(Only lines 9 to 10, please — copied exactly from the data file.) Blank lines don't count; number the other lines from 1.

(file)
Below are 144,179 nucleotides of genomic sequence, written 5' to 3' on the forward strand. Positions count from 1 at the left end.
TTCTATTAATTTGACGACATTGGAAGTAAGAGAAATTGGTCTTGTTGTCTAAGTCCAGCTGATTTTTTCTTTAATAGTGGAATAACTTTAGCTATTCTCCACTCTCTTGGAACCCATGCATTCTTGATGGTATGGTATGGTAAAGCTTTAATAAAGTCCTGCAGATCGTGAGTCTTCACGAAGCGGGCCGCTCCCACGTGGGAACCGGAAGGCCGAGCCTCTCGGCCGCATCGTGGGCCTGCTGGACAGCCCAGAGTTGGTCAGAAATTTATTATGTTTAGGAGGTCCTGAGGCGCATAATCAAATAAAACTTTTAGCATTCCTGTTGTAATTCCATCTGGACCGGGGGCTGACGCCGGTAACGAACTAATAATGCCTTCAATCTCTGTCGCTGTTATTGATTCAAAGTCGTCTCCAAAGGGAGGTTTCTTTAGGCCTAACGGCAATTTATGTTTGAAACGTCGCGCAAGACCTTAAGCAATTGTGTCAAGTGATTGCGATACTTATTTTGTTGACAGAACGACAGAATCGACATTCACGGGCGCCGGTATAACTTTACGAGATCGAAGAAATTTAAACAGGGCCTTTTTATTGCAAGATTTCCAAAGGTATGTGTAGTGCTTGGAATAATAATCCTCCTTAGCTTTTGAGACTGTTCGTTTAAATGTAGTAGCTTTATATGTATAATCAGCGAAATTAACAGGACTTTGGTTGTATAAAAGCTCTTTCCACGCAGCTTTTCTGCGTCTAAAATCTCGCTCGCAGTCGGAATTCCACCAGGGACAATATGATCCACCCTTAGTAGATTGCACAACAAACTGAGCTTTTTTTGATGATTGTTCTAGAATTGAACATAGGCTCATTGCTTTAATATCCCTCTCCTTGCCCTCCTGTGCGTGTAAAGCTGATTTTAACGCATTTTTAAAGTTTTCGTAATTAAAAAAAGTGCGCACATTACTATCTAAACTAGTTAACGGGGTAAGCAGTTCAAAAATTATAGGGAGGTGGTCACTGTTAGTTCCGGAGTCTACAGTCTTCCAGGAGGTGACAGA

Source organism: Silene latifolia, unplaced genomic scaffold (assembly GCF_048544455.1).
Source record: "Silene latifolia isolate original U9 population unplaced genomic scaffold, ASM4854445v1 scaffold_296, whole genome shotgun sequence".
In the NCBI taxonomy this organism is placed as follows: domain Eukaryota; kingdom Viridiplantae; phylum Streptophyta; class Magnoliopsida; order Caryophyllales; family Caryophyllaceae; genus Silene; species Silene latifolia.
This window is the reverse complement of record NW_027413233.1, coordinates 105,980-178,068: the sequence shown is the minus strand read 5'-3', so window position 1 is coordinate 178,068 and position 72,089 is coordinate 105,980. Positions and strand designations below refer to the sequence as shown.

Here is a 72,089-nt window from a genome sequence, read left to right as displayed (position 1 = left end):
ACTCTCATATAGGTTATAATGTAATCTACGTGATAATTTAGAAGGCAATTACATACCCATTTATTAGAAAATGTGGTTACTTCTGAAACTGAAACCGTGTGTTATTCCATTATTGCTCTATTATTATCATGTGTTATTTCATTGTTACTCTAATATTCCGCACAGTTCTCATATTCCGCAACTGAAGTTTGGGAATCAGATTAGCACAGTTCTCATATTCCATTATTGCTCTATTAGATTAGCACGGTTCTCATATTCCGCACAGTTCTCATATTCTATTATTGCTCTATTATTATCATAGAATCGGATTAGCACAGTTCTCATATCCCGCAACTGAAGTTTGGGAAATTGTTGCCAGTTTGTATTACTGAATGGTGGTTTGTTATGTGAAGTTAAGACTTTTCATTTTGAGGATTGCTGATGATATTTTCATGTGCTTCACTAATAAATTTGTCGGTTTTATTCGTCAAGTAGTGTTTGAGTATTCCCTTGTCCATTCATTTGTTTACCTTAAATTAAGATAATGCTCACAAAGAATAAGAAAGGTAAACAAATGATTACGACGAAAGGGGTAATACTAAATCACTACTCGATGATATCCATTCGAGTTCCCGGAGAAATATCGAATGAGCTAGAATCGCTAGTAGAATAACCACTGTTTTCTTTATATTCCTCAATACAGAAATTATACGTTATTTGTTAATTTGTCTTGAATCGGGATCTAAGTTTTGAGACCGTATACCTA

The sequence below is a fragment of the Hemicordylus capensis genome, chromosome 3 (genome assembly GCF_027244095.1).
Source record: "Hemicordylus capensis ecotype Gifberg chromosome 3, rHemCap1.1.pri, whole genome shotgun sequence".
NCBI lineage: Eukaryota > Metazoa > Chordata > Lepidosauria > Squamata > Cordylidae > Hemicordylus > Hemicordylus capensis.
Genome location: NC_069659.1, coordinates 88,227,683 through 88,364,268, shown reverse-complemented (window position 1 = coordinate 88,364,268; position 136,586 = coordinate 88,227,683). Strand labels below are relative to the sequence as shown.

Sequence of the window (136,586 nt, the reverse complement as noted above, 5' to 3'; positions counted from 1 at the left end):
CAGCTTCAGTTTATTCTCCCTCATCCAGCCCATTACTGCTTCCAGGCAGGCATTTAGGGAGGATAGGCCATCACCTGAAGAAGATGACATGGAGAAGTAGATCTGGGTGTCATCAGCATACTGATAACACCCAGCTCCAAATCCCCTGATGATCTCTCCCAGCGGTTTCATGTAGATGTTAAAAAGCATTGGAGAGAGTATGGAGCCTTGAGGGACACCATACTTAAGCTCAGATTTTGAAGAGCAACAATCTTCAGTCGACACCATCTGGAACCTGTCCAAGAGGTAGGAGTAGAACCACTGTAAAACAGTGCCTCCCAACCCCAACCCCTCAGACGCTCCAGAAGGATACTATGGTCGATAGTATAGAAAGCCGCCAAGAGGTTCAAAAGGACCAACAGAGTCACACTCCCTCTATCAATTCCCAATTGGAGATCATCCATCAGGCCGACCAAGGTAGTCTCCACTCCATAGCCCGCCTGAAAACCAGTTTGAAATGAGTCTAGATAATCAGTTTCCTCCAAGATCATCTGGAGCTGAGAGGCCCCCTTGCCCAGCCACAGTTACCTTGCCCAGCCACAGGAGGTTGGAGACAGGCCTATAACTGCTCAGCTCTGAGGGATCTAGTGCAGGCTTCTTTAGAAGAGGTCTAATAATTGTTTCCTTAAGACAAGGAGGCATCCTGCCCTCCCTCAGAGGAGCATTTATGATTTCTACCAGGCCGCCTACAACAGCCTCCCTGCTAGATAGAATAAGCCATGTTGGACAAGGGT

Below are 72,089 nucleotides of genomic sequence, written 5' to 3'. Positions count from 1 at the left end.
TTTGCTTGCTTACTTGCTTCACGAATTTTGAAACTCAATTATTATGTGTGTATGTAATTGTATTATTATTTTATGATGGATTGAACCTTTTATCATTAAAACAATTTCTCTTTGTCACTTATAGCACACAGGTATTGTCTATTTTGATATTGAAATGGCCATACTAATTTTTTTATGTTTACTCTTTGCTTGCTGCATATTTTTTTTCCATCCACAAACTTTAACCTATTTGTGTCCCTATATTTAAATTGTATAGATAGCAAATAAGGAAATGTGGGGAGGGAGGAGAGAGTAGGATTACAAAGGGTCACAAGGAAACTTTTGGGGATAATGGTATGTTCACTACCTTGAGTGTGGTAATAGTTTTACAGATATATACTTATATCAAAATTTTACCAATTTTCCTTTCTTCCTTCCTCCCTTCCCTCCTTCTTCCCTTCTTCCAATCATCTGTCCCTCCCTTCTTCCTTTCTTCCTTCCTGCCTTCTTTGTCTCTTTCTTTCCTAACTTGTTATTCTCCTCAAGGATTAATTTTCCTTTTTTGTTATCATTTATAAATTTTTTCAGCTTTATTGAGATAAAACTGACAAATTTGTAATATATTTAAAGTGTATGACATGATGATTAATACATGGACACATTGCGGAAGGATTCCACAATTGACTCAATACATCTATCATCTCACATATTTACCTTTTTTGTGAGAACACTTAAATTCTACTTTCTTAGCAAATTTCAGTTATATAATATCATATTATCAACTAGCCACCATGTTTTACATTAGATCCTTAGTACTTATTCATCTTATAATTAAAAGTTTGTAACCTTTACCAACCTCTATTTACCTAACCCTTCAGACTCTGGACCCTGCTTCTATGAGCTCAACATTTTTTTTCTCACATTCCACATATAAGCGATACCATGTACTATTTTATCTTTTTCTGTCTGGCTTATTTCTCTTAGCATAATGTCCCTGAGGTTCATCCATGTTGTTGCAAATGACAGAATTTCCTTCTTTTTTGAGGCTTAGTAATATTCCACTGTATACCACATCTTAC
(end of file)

The sequence below is a fragment of the Hemicordylus capensis genome, chromosome 3 (genome assembly GCF_027244095.1).
Source record: "Hemicordylus capensis ecotype Gifberg chromosome 3, rHemCap1.1.pri, whole genome shotgun sequence".